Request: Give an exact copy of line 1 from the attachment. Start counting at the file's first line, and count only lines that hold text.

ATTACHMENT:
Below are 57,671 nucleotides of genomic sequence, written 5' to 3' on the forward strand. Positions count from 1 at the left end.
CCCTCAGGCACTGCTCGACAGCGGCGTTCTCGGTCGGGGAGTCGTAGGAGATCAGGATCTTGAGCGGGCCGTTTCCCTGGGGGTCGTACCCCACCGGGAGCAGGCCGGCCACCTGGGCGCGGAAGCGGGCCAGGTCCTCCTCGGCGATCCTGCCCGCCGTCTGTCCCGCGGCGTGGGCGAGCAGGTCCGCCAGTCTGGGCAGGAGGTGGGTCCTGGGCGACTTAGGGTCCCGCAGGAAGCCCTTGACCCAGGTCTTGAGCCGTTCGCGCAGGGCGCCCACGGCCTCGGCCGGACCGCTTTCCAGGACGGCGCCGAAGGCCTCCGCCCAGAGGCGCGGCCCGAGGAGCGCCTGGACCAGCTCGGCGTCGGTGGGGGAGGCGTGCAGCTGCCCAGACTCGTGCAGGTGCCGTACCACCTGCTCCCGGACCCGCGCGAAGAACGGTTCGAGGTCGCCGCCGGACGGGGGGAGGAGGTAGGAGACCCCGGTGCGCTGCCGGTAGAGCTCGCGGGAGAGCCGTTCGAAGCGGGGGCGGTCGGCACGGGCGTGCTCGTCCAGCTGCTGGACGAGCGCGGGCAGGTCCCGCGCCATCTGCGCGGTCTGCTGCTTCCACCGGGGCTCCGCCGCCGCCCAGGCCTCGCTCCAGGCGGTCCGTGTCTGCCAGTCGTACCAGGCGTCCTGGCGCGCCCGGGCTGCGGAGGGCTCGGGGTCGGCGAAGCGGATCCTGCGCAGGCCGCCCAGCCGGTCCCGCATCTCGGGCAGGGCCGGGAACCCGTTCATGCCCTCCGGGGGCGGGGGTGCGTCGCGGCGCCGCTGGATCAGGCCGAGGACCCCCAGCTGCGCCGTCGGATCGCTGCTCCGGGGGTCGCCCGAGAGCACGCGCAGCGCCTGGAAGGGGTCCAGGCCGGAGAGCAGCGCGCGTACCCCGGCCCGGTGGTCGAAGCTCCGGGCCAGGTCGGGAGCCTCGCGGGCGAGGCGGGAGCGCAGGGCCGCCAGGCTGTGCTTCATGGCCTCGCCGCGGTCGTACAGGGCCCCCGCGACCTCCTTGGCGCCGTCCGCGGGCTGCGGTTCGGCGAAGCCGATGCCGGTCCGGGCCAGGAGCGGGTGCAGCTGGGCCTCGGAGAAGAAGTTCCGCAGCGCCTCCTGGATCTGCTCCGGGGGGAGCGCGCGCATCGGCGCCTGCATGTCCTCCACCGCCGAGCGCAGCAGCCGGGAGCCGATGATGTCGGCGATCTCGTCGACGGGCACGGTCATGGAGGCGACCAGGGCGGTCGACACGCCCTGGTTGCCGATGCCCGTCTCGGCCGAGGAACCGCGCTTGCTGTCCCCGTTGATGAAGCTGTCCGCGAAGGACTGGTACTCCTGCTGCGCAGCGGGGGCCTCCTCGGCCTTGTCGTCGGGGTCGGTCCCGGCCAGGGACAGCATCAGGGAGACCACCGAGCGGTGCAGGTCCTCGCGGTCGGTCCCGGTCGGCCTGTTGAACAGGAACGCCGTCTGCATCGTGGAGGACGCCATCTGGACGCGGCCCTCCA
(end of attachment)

Below are 57,671 nucleotides of genomic sequence, written 5' to 3' on the forward strand. Positions count from 1 at the left end.